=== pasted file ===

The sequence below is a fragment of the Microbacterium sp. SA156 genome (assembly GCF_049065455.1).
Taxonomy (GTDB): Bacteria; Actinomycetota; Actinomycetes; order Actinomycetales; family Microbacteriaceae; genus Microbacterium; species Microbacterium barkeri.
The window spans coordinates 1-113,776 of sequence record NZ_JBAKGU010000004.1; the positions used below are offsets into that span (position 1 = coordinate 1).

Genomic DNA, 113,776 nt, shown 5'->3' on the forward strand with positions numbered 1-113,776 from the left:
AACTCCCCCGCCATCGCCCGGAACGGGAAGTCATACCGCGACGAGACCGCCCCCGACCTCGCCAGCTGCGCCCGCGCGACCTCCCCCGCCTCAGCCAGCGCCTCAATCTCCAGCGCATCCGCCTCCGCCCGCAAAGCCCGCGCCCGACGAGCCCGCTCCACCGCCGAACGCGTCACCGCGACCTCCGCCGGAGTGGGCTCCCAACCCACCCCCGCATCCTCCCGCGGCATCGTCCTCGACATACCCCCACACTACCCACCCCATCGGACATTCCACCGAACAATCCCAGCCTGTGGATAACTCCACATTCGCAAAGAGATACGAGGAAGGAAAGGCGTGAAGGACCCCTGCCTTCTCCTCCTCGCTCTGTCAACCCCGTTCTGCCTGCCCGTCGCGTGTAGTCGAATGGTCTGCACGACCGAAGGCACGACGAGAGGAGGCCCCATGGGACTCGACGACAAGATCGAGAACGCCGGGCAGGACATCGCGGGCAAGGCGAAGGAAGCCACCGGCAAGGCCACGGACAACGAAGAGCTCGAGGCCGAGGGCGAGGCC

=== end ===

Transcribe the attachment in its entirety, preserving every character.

The sequence below is a fragment of the Microbacterium sp. SA156 genome (assembly GCF_049065455.1).
Taxonomy (GTDB): Bacteria; Actinomycetota; Actinomycetes; order Actinomycetales; family Microbacteriaceae; genus Microbacterium; species Microbacterium barkeri.
The window spans coordinates 1-113,776 of sequence record NZ_JBAKGU010000004.1; the positions used below are offsets into that span (position 1 = coordinate 1).

Genomic DNA, 113,776 nt, shown 5'->3' on the forward strand with positions numbered 1-113,776 from the left:
AACTCCCCCGCCATCGCCCGGAACGGGAAGTCATACCGCGACGAGACCGCCCCCGACCTCGCCAGCTGCGCCCGCGCGACCTCCCCCGCCTCAGCCAGCGCCTCAATCTCCAGCGCATCCGCCTCCGCCCGCAAAGCCCGCGCCCGACGAGCCCGCTCCACCGCCGAACGCGTCACCGCGACCTCCGCCGGAGTGGGCTCCCAACCCACCCCCGCATCCTCCCGCGGCATCGTCCTCGACATACCCCCACACTACCCACCCCATCGGACATTCCACCGAACAATCCCAGCCTGTGGATAACTCCACATTCGCAAAGAGATACGAGGAAGGAAAGGCGTGAAGGACCCCTGCCTTCTCCTCCTCGCTCTGTCAACCCCGTTCTGCCTGCCCGTCGCGTGTAGTCGAATGGTCTGCACGACCGAAGGCACGACGAGAGGAGGCCCCATGGGACTCGACGACAAGATCGAGAACGCCGGGCAGGACATCGCGGGCAAGGCGAAGGAAGCCACCGGCAAGGCCACGGACAACGAAGAGCTCGAGGCCGAGGGCGAGGCC